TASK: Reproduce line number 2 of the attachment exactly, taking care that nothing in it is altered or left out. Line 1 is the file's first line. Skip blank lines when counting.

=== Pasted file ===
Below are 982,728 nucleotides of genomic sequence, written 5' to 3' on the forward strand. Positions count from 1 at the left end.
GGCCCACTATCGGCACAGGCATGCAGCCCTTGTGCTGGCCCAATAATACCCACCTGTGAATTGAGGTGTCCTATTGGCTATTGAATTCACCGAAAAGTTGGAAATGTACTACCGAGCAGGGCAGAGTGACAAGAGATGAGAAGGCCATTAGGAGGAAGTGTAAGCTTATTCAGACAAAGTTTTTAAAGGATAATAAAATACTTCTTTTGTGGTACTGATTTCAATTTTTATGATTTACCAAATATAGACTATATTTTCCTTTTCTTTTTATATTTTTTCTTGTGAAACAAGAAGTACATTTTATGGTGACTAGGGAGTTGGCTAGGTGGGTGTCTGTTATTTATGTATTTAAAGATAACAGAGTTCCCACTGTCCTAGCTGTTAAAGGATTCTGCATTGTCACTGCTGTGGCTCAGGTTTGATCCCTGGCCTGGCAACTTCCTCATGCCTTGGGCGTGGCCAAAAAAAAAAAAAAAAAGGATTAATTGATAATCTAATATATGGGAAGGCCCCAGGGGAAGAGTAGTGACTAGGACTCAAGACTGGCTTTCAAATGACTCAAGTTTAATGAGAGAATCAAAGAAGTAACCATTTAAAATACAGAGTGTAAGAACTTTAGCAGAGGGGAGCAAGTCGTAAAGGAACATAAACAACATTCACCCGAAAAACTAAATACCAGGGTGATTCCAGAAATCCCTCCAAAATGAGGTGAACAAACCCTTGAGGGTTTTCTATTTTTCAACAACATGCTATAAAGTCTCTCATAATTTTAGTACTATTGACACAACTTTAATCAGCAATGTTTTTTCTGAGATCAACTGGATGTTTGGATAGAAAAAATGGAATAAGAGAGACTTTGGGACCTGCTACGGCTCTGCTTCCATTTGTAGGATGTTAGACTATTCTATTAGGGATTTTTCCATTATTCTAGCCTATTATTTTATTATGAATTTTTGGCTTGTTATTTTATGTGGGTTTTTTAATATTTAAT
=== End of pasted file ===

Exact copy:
GGCCCACTATCGGCACAGGCATGCAGCCCTTGTGCTGGCCCAATAATACCCACCTGTGAATTGAGGTGTCCTATTGGCTATTGAATTCACCGAAAAGTTGGAAATGTACTACCGAGCAGGGCAGAGTGACAAGAGATGAGAAGGCCATTAGGAGGAAGTGTAAGCTTATTCAGACAAAGTTTTTAAAGGATAATAAAATACTTCTTTTGTGGTACTGATTTCAATTTTTATGATTTACCAAATATAGACTATATTTTCCTTTTCTTTTTATATTTTTTCTTGTGAAACAAGAAGTACATTTTATGGTGACTAGGGAGTTGGCTAGGTGGGTGTCTGTTATTTATGTATTTAAAGATAACAGAGTTCCCACTGTCCTAGCTGTTAAAGGATTCTGCATTGTCACTGCTGTGGCTCAGGTTTGATCCCTGGCCTGGCAACTTCCTCATGCCTTGGGCGTGGCCAAAAAAAAAAAAAAAAAGGATTAATTGATAATCTAATATATGGGAAGGCCCCAGGGGAAGAGTAGTGACTAGGACTCAAGACTGGCTTTCAAATGACTCAAGTTTAATGAGAGAATCAAAGAAGTAACCATTTAAAATACAGAGTGTAAGAACTTTAGCAGAGGGGAGCAAGTCGTAAAGGAACATAAACAACATTCACCCGAAAAACTAAATACCAGGGTGATTCCAGAAATCCCTCCAAAATGAGGTGAACAAACCCTTGAGGGTTTTCTATTTTTCAACAACATGCTATAAAGTCTCTCATAATTTTAGTACTATTGACACAACTTTAATCAGCAATGTTTTTTCTGAGATCAACTGGATGTTTGGATAGAAAAAATGGAATAAGAGAGACTTTGGGACCTGCTACGGCTCTGCTTCCATTTGTAGGATGTTAGACTATTCTATTAGGGATTTTTCCATTATTCTAGCCTATTATTTTATTATGAATTTTTGGCTTGTTATTTTATGTGGGTTTTTTAATATTTAAT